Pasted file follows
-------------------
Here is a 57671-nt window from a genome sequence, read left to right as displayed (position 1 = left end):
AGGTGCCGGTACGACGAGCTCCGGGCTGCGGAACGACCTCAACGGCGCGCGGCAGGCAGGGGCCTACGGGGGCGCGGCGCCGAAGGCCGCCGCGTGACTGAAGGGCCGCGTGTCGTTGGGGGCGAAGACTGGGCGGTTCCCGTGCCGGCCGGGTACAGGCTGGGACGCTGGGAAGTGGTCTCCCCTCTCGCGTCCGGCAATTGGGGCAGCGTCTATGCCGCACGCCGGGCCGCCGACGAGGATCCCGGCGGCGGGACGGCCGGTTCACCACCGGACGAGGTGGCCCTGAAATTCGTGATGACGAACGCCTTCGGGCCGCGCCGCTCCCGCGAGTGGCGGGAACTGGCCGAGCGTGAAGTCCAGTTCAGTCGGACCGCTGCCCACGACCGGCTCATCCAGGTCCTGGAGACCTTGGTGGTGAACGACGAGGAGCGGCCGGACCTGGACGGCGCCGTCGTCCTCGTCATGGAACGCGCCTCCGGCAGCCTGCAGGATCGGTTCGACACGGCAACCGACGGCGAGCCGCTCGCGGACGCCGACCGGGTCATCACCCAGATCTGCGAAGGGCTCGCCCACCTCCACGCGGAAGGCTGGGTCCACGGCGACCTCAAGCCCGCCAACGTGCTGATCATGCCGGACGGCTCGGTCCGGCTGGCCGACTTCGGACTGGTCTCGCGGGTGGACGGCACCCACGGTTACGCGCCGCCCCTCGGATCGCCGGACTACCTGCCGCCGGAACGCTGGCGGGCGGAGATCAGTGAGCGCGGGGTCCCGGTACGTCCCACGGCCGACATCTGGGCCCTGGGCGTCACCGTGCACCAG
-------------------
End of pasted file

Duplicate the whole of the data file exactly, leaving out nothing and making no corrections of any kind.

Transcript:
Here is a 57671-nt window from a genome sequence, read left to right as displayed (position 1 = left end):
AGGTGCCGGTACGACGAGCTCCGGGCTGCGGAACGACCTCAACGGCGCGCGGCAGGCAGGGGCCTACGGGGGCGCGGCGCCGAAGGCCGCCGCGTGACTGAAGGGCCGCGTGTCGTTGGGGGCGAAGACTGGGCGGTTCCCGTGCCGGCCGGGTACAGGCTGGGACGCTGGGAAGTGGTCTCCCCTCTCGCGTCCGGCAATTGGGGCAGCGTCTATGCCGCACGCCGGGCCGCCGACGAGGATCCCGGCGGCGGGACGGCCGGTTCACCACCGGACGAGGTGGCCCTGAAATTCGTGATGACGAACGCCTTCGGGCCGCGCCGCTCCCGCGAGTGGCGGGAACTGGCCGAGCGTGAAGTCCAGTTCAGTCGGACCGCTGCCCACGACCGGCTCATCCAGGTCCTGGAGACCTTGGTGGTGAACGACGAGGAGCGGCCGGACCTGGACGGCGCCGTCGTCCTCGTCATGGAACGCGCCTCCGGCAGCCTGCAGGATCGGTTCGACACGGCAACCGACGGCGAGCCGCTCGCGGACGCCGACCGGGTCATCACCCAGATCTGCGAAGGGCTCGCCCACCTCCACGCGGAAGGCTGGGTCCACGGCGACCTCAAGCCCGCCAACGTGCTGATCATGCCGGACGGCTCGGTCCGGCTGGCCGACTTCGGACTGGTCTCGCGGGTGGACGGCACCCACGGTTACGCGCCGCCCCTCGGATCGCCGGACTACCTGCCGCCGGAACGCTGGCGGGCGGAGATCAGTGAGCGCGGGGTCCCGGTACGTCCCACGGCCGACATCTGGGCCCTGGGCGTCACCGTGCACCAG